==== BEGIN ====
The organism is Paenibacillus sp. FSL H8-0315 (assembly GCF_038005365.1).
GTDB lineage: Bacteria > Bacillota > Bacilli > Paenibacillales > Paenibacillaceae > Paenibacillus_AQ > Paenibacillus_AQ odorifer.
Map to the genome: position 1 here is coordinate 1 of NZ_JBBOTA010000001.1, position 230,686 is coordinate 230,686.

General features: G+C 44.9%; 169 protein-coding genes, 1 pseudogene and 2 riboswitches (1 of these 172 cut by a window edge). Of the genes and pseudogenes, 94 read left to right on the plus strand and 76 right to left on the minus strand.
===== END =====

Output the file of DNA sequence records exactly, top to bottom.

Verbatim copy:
The organism is Paenibacillus sp. FSL H8-0315 (assembly GCF_038005365.1).
GTDB lineage: Bacteria > Bacillota > Bacilli > Paenibacillales > Paenibacillaceae > Paenibacillus_AQ > Paenibacillus_AQ odorifer.
Map to the genome: position 1 here is coordinate 1 of NZ_JBBOTA010000001.1, position 230,686 is coordinate 230,686.

General features: G+C 44.9%; 169 protein-coding genes, 1 pseudogene and 2 riboswitches (1 of these 172 cut by a window edge). Of the genes and pseudogenes, 94 read left to right on the plus strand and 76 right to left on the minus strand.